ATLANTA — Gov. Nathan Deal said Tuesday he wants to continue reforming Georgia’s criminal justice system with a focus on helping inmates transition back into society.
Deal became emotional during a speech to the Atlanta Press Club as he talked about getting to know inmates who provide catering services at the governor’s mansion during special events.
He said he plans to ask the state’s criminal justice reform commission, which has worked on reforming the adult and juvenile justice systems, to work on helping prisoners make it on the outside.
“If you don’t want them to come back to prison, you are going to need to create a situation where they won’t, in effect, be forced to go back to prison,” Deal said. “If they can find employment, if they can find a place to live, I believe many of them will work hard to earn their place in society.”
Deal said he has tried to help find post-release work for some of the inmates who serve food at official banquets and also do yard maintenance.
“They work hard. They appreciate the opportunity for a chance in life again,” Deal said. “People who have seen the dead end that crime leads to but are willing to work their way back out of it, I think, deserve the chance to do so.”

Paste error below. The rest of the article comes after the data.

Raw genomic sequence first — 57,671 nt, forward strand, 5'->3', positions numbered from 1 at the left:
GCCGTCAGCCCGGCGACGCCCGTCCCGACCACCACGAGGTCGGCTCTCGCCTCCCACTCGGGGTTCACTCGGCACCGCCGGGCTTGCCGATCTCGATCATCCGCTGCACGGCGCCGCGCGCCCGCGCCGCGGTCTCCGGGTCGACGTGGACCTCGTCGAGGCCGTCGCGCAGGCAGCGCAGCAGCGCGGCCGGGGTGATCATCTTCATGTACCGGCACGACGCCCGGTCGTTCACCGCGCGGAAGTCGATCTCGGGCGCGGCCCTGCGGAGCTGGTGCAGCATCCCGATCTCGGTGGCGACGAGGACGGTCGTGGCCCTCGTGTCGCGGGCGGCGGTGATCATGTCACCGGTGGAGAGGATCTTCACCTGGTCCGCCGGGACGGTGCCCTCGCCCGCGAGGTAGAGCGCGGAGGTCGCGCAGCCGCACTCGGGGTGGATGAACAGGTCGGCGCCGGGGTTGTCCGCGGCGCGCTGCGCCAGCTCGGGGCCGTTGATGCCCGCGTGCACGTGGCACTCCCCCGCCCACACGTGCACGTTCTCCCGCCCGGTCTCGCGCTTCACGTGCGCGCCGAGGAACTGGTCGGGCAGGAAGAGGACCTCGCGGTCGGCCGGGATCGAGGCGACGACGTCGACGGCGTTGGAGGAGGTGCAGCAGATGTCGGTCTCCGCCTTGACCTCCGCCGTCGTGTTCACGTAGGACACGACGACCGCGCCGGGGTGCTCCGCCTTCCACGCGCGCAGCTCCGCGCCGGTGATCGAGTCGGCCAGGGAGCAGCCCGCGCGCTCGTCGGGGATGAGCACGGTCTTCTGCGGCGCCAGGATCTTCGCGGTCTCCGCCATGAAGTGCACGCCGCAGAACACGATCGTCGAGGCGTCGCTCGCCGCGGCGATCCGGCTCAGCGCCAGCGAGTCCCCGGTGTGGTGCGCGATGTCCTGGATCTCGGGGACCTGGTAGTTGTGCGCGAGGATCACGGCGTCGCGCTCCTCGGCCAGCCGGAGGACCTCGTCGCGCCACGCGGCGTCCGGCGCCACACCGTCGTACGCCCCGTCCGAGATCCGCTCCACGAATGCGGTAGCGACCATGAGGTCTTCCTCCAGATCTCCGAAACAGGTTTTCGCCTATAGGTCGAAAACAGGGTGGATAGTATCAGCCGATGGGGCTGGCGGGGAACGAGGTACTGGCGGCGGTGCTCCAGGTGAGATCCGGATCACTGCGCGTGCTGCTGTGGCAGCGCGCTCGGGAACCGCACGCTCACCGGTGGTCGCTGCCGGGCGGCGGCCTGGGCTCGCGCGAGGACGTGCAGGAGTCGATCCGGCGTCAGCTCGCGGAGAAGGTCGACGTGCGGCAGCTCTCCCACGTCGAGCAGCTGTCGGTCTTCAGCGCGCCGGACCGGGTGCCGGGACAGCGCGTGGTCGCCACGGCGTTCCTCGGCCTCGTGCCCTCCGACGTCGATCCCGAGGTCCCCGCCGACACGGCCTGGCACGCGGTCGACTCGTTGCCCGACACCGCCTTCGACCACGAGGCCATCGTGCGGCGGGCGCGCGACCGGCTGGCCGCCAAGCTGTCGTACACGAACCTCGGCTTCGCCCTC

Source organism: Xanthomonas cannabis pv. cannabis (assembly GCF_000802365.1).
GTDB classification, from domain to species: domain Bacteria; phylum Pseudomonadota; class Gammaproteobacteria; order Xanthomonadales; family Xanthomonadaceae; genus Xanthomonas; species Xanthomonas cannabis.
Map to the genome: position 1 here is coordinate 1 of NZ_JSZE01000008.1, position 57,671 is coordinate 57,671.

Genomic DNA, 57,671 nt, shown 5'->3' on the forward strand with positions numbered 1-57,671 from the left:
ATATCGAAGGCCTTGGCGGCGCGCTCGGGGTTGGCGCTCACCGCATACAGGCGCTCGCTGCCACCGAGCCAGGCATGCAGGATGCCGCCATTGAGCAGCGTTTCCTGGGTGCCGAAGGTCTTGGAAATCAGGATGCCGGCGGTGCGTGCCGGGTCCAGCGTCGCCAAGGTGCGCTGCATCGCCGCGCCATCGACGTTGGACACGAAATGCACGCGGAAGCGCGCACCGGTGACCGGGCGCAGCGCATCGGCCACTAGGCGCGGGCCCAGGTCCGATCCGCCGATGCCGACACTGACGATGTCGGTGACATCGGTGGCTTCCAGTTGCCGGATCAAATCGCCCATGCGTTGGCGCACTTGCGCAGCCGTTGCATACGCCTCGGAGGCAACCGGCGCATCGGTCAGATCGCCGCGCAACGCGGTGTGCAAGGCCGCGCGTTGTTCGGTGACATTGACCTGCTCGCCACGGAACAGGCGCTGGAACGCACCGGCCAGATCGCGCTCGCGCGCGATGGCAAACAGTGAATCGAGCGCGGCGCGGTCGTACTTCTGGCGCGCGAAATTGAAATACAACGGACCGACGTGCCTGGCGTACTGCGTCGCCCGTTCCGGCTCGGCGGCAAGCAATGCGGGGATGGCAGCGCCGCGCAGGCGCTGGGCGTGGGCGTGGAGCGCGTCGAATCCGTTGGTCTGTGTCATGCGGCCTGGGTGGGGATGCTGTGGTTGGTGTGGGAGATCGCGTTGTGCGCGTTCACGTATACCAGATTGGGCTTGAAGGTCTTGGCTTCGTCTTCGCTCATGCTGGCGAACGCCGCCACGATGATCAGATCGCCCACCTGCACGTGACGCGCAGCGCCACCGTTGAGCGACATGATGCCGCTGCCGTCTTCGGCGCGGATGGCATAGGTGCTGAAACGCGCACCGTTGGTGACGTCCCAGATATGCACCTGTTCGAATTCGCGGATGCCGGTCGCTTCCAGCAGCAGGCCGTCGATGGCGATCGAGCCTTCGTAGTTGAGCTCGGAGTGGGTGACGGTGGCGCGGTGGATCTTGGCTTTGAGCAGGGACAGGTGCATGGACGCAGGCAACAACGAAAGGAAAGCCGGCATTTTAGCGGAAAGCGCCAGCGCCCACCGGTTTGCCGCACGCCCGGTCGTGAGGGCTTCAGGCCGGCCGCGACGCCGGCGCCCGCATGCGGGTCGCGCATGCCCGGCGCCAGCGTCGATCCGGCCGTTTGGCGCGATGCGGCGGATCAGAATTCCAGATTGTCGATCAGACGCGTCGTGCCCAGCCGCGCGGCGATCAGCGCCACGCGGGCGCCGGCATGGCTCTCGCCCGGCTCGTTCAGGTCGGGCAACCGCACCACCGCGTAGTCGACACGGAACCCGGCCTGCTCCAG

Deal said efforts should include expanding educational opportunities for inmates and job training.
Last year, the commission worked on reforms aimed at reducing costs and repeat offender rates, while also offering greater flexibility to judges on sentencing. This year, Deal is expected to sign a bill with similar goals for the juvenile justice system.
The juvenile justice reform effort emphasizes community-based programs over residential detention centers for nonviolent youth offenders and mental health and drug counseling. The juvenile reforms are estimated to save the state nearly $28 million between now and 2015 and allow the state to drop plans to build two additional secure residential detention facilities.
“We had been a state, like many states, that had the hard-on-crime approach with very little flexibility built into the system,” Deal said. “We recognized that if you were objective about the issue that we were not achieving the results that people expected.”
The governor covered several topics during his speech. On the Port of Savannah, Deal said the state would consider moving forward with plans to deepen the harbor while waiting for the federal government to kick in its portion.
“It is possible. Would it be preferable? No. It would be preferable to get more than the $1.28 million that was in the president’s budget this year and we’re going to continue to press on that,” Deal said.